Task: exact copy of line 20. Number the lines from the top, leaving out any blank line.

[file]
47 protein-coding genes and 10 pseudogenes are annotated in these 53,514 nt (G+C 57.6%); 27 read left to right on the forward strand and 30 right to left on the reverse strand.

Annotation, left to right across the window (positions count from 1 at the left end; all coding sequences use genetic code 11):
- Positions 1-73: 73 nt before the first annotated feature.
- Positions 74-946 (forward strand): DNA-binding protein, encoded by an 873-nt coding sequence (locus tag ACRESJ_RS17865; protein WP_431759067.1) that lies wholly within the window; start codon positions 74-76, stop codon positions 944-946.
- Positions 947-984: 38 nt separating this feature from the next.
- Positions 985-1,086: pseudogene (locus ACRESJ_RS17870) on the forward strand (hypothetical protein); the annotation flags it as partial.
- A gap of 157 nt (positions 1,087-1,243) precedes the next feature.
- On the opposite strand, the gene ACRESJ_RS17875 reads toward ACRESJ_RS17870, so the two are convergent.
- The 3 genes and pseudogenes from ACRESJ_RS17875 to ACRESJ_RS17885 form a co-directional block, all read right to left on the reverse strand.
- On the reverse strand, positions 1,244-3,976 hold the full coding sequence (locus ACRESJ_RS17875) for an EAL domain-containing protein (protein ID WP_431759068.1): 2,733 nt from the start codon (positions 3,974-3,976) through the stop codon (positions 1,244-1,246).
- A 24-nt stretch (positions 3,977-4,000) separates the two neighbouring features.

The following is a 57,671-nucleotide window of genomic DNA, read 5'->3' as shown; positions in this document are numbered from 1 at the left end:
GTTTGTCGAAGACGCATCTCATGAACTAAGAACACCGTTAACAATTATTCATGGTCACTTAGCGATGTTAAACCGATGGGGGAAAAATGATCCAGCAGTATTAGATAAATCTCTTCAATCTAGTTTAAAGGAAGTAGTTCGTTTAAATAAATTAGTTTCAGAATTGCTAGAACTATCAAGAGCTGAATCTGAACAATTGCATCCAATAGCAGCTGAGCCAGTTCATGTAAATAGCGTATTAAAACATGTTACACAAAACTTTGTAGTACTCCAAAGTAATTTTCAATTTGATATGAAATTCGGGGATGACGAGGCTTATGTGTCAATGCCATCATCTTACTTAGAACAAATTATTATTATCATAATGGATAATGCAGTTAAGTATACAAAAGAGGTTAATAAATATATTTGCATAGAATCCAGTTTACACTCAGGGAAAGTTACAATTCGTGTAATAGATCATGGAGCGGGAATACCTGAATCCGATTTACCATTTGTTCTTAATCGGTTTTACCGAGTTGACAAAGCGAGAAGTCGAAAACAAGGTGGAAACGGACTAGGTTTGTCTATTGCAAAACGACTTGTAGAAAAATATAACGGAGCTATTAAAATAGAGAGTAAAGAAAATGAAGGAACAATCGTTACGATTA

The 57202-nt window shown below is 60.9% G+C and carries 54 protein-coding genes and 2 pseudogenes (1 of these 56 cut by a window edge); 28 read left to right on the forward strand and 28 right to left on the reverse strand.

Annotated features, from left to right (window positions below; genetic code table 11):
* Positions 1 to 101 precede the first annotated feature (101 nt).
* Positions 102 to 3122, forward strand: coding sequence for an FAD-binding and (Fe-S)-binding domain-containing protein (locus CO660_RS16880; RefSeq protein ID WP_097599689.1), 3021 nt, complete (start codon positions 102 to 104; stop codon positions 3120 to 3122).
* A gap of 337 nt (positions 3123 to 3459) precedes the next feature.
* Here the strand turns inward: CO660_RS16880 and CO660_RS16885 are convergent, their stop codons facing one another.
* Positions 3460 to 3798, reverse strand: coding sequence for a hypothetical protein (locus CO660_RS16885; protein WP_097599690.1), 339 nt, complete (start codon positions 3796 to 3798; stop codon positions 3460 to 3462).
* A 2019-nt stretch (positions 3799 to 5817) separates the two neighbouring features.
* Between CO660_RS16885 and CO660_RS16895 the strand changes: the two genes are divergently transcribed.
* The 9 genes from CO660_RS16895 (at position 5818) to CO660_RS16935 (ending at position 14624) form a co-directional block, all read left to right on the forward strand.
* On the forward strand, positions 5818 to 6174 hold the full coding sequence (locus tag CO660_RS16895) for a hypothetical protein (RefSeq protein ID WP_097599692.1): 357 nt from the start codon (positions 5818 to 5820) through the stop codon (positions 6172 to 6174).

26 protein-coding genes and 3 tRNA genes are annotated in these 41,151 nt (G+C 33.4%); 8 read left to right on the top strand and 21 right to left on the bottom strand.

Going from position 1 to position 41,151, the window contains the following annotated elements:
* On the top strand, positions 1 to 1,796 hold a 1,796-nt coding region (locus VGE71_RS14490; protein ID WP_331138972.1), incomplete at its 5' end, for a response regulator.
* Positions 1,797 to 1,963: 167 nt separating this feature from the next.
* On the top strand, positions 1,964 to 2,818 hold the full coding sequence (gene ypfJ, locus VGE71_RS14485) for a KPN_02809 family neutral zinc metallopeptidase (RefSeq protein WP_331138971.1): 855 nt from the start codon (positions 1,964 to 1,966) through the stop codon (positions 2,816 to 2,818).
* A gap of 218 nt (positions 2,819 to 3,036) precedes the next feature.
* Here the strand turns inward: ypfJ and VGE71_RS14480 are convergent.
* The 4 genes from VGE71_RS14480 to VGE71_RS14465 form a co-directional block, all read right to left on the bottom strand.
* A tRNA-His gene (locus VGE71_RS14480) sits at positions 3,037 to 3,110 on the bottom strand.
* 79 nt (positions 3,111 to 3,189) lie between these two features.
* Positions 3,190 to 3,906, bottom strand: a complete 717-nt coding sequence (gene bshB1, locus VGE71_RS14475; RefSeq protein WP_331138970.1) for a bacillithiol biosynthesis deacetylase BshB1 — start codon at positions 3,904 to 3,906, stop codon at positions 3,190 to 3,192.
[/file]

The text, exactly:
* Positions 3460 to 3798, reverse strand: coding sequence for a hypothetical protein (locus CO660_RS16885; protein WP_097599690.1), 339 nt, complete (start codon positions 3796 to 3798; stop codon positions 3460 to 3462).